- Health authorities have issued an alert in Melbourne after discovering an adult with measles attended the MCG along with 95,000 other fans on Saturday. Two new cases of the highly infectious disease have been diagnosed.ss.
- Australia’s largest local health district is to use the e-observations platform from UK-based Patientrack to collect and analyse vital signs data.Hunter New England Health – which provides a range of public health services to the Hunter, New England and Lower Mid North Coast regions – will implement Patientrack in more than 43 sites in the district.
- The state record for the hottest day in September has been broken for the second time in a week in parts of western New South Wales. In the upper west, Delta has hit 41.3 degrees Celsius and in Bourke it reached 40.7C
News on Health Professional Radio. Today is the 29th of September 2017. Read by Tabetha Moreto. Health News
Health authorities have issued an alert in Melbourne after discovering an adult with measles attended the Melbourne Cricket Ground along with ninety five thousand other fans on Saturday. Two new cases of the highly infectious disease have been diagnosed. The Department of Health and Human Services says the pair — a man and a woman — visited several crowded locations while infectious between September twenty to September twenty three, before they were diagnosed. They used Metro trains and visited a pharmacy, a gym and a bar in Richmond, with one of them also visiting the MCG. Deputy Chief Health Officer Doctor Brett Sutton said measles could cause serious illness, particularly in very young children and adults. Doctor Sutton said: “Measles has an incubation period of up to eighteen days so those at risk of measles who visited these locations might show symptoms up until October thirteen.”
Measles is a highly infectious viral disease that can cause serious illness, particularly in very young children and adults. Doctor Sutton said people at risk of measles should be alert to the symptoms. He added that the illness usually begins with common cold symptoms such as runny nose, red eyes and a cough, followed by fever and rash. The characteristic measles rash usually begins three to seven days after the first symptoms, generally starting on the face and then spreading to the rest of the body. He also said: “Anyone developing symptoms is advised to ring ahead to their GP or hospital first and tell them that they have fever and a rash.” Doctor Sutton said most cases of measles in Victoria were linked to international travel.
Australia’s largest local health district is to use the e-observations platform from UK-based Patientrack to collect and analyse vital signs data. Hunter New England Health – which provides a range of public health services to the Hunter, New England and Lower Mid North Coast regions – will implement Patientrack in more than forty three sites in the district.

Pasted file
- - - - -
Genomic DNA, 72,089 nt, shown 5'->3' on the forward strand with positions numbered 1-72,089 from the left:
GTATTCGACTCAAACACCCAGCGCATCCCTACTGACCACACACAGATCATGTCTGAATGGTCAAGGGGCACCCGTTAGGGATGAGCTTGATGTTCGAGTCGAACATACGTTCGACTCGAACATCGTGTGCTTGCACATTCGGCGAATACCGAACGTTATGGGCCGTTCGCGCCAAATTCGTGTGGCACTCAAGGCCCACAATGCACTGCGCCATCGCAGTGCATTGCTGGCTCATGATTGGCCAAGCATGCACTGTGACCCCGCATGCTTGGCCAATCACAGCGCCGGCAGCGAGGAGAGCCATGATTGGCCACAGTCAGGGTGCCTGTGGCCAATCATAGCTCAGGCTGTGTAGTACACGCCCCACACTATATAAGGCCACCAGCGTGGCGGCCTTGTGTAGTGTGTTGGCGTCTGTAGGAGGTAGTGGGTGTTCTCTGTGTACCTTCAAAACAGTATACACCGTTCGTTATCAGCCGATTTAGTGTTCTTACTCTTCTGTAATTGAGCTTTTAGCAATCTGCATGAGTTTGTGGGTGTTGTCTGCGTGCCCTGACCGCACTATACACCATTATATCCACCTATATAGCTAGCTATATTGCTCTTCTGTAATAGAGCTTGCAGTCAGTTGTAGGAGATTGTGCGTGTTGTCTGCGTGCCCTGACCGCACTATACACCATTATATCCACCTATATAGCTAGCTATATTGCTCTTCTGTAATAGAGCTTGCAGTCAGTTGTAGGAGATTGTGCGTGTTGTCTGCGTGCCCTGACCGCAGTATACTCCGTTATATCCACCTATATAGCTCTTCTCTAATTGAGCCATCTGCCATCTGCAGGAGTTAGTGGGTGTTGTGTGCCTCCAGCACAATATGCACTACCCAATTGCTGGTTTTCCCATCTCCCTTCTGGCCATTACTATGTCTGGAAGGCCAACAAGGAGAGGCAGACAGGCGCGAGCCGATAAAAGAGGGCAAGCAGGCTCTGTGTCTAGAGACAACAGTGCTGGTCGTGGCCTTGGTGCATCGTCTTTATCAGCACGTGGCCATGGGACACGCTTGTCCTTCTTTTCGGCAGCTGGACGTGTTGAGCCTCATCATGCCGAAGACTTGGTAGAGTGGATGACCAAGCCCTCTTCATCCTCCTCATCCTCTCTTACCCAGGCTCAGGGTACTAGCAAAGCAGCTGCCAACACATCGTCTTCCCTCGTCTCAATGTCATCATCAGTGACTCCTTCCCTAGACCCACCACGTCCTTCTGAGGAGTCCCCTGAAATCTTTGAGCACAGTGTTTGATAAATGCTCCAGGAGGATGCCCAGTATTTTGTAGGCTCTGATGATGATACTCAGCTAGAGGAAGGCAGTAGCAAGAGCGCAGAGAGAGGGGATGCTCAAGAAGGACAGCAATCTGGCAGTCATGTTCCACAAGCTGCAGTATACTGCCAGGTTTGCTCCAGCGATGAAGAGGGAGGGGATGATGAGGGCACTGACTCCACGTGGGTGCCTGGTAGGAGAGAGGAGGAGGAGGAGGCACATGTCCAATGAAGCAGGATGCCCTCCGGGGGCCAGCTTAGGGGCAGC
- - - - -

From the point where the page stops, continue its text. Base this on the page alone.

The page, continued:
Patientrack is an e-observations technology allowing clinicians to record vital signs on mobile devices rather than onto paper charts. The software automatically calculates a patient’s early warning score, and alerts relevant clinicians if there is cause for concern.
Digital Health News has previously reported on its application at a number of UK organisations, including Saint Helen’s and Knowsley, Western Sussex, and NHS Fife. Hunter New England Health is to initially implement Patientrack at Maitland Hospital over the next few months and will then progressively roll it out across the rest of the area.Patientrack is marketed and delivered in Australia and New Zealand through sole distributer MKM Health.
Kate Quirke, CEO of MKM Health, said Hunter New England Health’s adoption of the system demonstrated Australia’s interest in Patientrack’s ability to “improve patient outcomes whilst supporting the existing clinical workflows in place within the clinical setting”.
An MKM Health spokesman said the new deal builds on previous success for Patientrack in the Australasia region, where in New Zealand this past May, Counties Manukau District Health Board became the fourth organisation to choose Patientrack technology in just over 12 months.
The state record for the hottest day in September has been broken for the second time in a week in parts of western New South Wales. In the upper west, Delta has hit forty one point three degrees celsius and in Bourke it reached forty point seven celsius. The latest record was only just set on Saturday when the town of Wilcannia reached forty point five celsius during an unseasonal heatwave. Prior to that, the last record was set on September twenty eighth, two thousand four with the temperature hit thirty nine point six celsius at Wanaaring.Bureau of Meteorology forecaster Andrew Haigh said the new record was extraordinary for this time of year. He said: “It’s very unusual, evidenced by the fact that we are breaking all time September records in NSW in terms of highest temperatures, so in that sense very unusual.”
A total fire ban has been issued for the entire far west region of the state. Rural Fire Service district manager from the far west, Vaughn Elsworth, said it was mainly the winds that made the hot temperatures concerning.
“I guess one of the saving graces we do have, talking to some of the farmers, is the fuel load on the ground is not as severe and while we will get pockets of fire, we’re not going to potentially see large areas affected” Mister Elsworth said.
The small town of White Cliffs is experiencing seventy eight kilometre per hour winds.